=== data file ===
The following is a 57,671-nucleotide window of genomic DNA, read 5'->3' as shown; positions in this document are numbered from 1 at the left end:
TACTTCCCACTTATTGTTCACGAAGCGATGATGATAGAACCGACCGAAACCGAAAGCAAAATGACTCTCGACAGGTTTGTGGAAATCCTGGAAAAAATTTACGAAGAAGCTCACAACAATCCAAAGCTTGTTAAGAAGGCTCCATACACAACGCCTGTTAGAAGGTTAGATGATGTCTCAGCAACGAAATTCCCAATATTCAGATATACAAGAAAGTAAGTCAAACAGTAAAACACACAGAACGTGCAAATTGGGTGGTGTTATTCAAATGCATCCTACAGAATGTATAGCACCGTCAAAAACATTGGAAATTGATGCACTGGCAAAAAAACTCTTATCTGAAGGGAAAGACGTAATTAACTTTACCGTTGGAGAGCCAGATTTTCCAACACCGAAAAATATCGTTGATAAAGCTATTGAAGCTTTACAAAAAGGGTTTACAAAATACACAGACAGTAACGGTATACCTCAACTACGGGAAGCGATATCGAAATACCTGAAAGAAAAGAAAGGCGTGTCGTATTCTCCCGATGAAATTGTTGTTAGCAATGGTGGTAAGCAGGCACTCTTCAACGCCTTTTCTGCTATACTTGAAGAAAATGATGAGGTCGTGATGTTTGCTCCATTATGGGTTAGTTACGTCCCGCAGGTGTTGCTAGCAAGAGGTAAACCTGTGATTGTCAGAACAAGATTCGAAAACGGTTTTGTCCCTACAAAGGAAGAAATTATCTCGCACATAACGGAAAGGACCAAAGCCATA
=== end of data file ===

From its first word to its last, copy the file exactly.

The following is a 57,671-nucleotide window of genomic DNA, read 5'->3' as shown; positions in this document are numbered from 1 at the left end:
TACTTCCCACTTATTGTTCACGAAGCGATGATGATAGAACCGACCGAAACCGAAAGCAAAATGACTCTCGACAGGTTTGTGGAAATCCTGGAAAAAATTTACGAAGAAGCTCACAACAATCCAAAGCTTGTTAAGAAGGCTCCATACACAACGCCTGTTAGAAGGTTAGATGATGTCTCAGCAACGAAATTCCCAATATTCAGATATACAAGAAAGTAAGTCAAACAGTAAAACACACAGAACGTGCAAATTGGGTGGTGTTATTCAAATGCATCCTACAGAATGTATAGCACCGTCAAAAACATTGGAAATTGATGCACTGGCAAAAAAACTCTTATCTGAAGGGAAAGACGTAATTAACTTTACCGTTGGAGAGCCAGATTTTCCAACACCGAAAAATATCGTTGATAAAGCTATTGAAGCTTTACAAAAAGGGTTTACAAAATACACAGACAGTAACGGTATACCTCAACTACGGGAAGCGATATCGAAATACCTGAAAGAAAAGAAAGGCGTGTCGTATTCTCCCGATGAAATTGTTGTTAGCAATGGTGGTAAGCAGGCACTCTTCAACGCCTTTTCTGCTATACTTGAAGAAAATGATGAGGTCGTGATGTTTGCTCCATTATGGGTTAGTTACGTCCCGCAGGTGTTGCTAGCAAGAGGTAAACCTGTGATTGTCAGAACAAGATTCGAAAACGGTTTTGTCCCTACAAAGGAAGAAATTATCTCGCACATAACGGAAAGGACCAAAGCCATA